According to the Vision 2030 medium term plan 2013 – 2017, the retail sector is among the six priority sectors projected to make up the largest part of Kenya’s Gross Domestic Product (GDP) and to create approximately 50 per cent of total formal employment.
Indeed, the sector’s potential fits squarely under the economic pillar of Vision 2030 that seeks to improve the prosperity of all Kenyans by achieving a 10 per cent GDP growth rate by the end of 2017.
A recent report by Oxford Business Group placed Kenya’s retail market as the continent’s second most developed, trailing behind South Africa, and the fastest growing sector within the continent.
In 2016, the sector expanded by 13 per cent hitting an all-time high spending of Sh1.8 trillion according to a survey conducted by Proctor and Gamble in February 2017.
A closer look at the recent trends characterising Kenya’s retail sector reveals mixed fortunes – whereas the sector has reported growth there are some unfortunate events which signal that the sector is not mature yet.
Let us explore the recent trends in a bid to answer the question – what does the future hold for the sector? To begin with, the ever increasing buying power among middle income consumers supported by the improved national economy compared to the previous years, has been a major boost to the sector.
Undoubtedly, this progress will be hampered by the drought experienced recently and the prolonged electioneering period whose effect is already hurting the economy, but notwithstanding, this factor will continue being pivotal to the growth of the sector.
There has been tremendous improvement in the supporting infrastructure which include but is not limited to the recent rise in the popularity and penetration of shopping malls with supermarkets being the anchor tenants in virtually all the malls ; the real estate expansion allowing companies to access customers in areas traditionally perceived to be rural areas; and thirdly the increased investment in Nairobi suburbs like Ruaka, Kitengela, Rongai, Ruai etc. have presented opportunities for the retailers to further consider.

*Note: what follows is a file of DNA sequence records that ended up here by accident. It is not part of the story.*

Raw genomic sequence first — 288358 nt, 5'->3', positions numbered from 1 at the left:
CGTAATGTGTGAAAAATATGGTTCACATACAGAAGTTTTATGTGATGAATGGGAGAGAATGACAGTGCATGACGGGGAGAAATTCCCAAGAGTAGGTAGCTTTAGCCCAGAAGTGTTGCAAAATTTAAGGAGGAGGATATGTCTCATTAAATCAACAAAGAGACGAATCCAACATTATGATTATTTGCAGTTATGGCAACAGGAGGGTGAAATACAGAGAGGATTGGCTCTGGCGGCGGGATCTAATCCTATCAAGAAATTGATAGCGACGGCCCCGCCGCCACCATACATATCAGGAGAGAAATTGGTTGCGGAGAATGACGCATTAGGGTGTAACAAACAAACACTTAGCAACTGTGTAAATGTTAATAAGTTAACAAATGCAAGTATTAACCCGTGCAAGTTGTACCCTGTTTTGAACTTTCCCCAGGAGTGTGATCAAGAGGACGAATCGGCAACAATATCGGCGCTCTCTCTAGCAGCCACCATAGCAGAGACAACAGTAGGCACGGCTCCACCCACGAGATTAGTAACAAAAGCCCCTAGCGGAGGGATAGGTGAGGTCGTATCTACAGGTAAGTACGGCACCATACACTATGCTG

The recent boom in the technology space impacting on areas such as mobile platforms, cashless payment systems and e-commerce have positively impacted on the customer shopping experience.
Besides the growth in the traditional onsite retailing sector, technology has fueled online shopping activities with the growth of online retailing websites like OLX, Jumia, Pigiame and Kilimall.
Finally, the sector has been characterised by the recent entry of international players in the Kenyan market who penetrate the market either as sole ventures or joint ventures with already existing local investors. A perfect example is Carrefour which opened its first outlet in May 2016.
The company has since opened another outlet at Two Rivers and is in the process of opening another store at Thika Road Mall – a clear indication that the market is receptive and promising.
Other examples of new entrants include Massmart Holding’s Game and Bostwana’s Choppies (through acquisition of Ukwala Supermarkets), among others. Whereas the sector has recorded growth and positive prospects this has not been universally the case.
Various players have been going through stormy times powered by tough operating environment characterised by increased struggles in a bid to maintain their supply chain amid increasing debts, prolonged electioneering period triggering a wait and see attitude among the investors and the consumers by extension, cash flow management problems, poor growth management and internal corporate governance issues.
An example of a retailer who has come face to face with these challenges is Kenya’s leading supermarket, Nakumatt, which is seeking to appoint an administrator. Recently, Nakumatt has shut down a number of its strategic outlets and warehouses.
Shoppers are getting used to empty shelves and absence of certain popular brands prompting the customers to abandon the trays midway.
The same fate recently befell Uchumi Supermarkets, a publicly listed retailer, which is to date struggling to bounce back to profit making territory. Needless to say, large numbers of employees have been sent home and hundreds of employment opportunities crumpled.
Courtesy of the entry of international retailers, continued improvement of the supporting infrastructure, rising middle-class purchasing power, technology advancement and an overall positive economic growth and the aforementioned impediments notwithstanding – the sector’s future remains very promising.
The downsides are normal and they will continue punctuating the future of this sector. However, the players and all the stakeholders must learn from the mistakes committed in the sector. Government must continue supporting the sector by way of creating a conducive business environment.
Fredrick Kimotho is Senior Associate within the tax team at PricewaterhouseCoopers.